To celebrate the anniversary of their marriage my neighbors created a white garden along the path to their house. They planted impatiens, roses, peonies, daisies, clematis, and phlox. Even though all the flowers were white, the different sizes of the plants, foliage, and times of bloom created interest and variety. In addition to reminding them of their wedding day, the white anniversary garden was a tribute to their long-standing commitment to live simply, because the white flowers lit up their path at night, saving them electricity for outdoor lighting.
My neighbors’ white garden was a theme garden. It used the subject of their marriage, with all its symbolism, as the basis for their garden. Whatever you want to celebrate or create, you can do it with a theme garden. A theme garden allows the gardener to use plants, landscape design, and elements of garden décor to focus on a particular topic. Theme gardens can be fanciful or practical. There’s no limit to the subjects you can explore; following are a few examples to get your creative juices going.
A xeriscape, or water-saving garden, uses plants that grow locally with just the water that falls naturally. That means you don’t need to water because the local plants (mostly natives) are already adapted to the environment. Xeriscapes save money on water, fertilizer, and pesticides because the plants thrive with just the resources they get naturally.
If you appreciate order and formality you may enjoy an Italian garden. Traditional Italian gardens were divided into sections for orchards, fountains, herb gardens, kitchen gardens, art and sculpture, etc. To give your garden an Italian theme you can create miniature sections or focus on a single garden feature like an ornate fountain.
For inspiration go to a museum or look through an art history book to find renderings of Italian gardens. While you may not be able to use all the same plants, you can probably find plants that give the same feel. For example, where an Italian garden may have a fig tree espaliered along a wall, you could espalier a pear tree if figs don’t grow in your location.
A pizza garden is a great idea for the gardener who loves to make pizza. Start out with a round garden plot, with a ground cover like thyme edging the perimeter to form the “crust.” Plant the tomatoes in the center of the circle because they are the tallest of the pizza plants.
Plum tomatoes are good for making sauce; beefsteak or other full-size tomatoes are good for toppings. Surround the tomatoes with sweet peppers in different colors. Then put in your favorite hot peppers. Plant onions, garlic, and herbs like marjoram, basil, and oregano toward the front. You’ll probably have to go to the store for the cheese and pepperoni!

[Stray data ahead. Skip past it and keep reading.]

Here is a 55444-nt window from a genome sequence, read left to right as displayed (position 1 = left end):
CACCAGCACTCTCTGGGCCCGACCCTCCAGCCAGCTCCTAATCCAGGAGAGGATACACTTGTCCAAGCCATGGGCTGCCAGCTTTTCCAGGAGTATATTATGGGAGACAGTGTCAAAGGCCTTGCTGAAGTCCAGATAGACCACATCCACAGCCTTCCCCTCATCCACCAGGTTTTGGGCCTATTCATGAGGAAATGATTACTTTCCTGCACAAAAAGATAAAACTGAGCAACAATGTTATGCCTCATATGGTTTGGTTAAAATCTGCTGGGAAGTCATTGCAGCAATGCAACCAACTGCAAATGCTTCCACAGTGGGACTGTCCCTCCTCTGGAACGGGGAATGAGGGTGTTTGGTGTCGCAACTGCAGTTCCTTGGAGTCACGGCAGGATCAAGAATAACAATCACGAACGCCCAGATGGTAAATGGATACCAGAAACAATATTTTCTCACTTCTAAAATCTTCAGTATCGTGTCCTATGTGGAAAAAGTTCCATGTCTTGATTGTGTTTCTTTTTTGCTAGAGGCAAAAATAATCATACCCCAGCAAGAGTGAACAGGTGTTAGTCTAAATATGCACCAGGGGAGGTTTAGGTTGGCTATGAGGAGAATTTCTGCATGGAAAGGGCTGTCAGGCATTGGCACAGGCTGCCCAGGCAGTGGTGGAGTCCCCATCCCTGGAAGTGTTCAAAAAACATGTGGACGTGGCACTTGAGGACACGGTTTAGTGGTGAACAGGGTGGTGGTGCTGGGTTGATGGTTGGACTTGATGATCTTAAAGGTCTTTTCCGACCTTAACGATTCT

Shakespeare gardens pay tribute to the great bard, for whom plants played a great symbolic and literary role. Think of Juliet’s famous line, “That which we call a rose by any other name would smell as sweet” or Ophelia’s talk of rosemary, pansies, columbines, rue, fennel, violets, and daisies in Hamlet.
Shakespeare also wrote of crab apple trees, daffodils, lilies, calendula, and woodbine. Parks and college campuses around the country pay homage to the playwright and poet with mulberry and sycamore trees, sculptural elements like fountains and sundials, and of course, the many plants that play roles in his works.
The home gardener can easily duplicate this tribute on a small scale because most of Shakespeare’s plants are still grown today.
A memorial garden is a fine way to honor the memory of a loved one, especially if he or she prized flowers or gardens. Plant the kinds of trees, shrubs, annuals, and perennials that the person liked. Add garden features such as bird feeders, birdbaths, sculptures—anything that brings the person to mind.
The Lincoln Memorial Garden, for example, honors Abraham Lincoln by collecting species native to the states in which he lived.
There is no right or wrong when it comes to theme gardens. Just decide on a theme, develop a plan, and choose the plants and decorative elements. Then plant your garden and take good care of it.
Want to learn more about theme gardens?
Check out these websites for more ideas about theme gardens:
Tips on creating theme gardens.
Ideas for theme gardens from the Brooklyn Botanic Garden.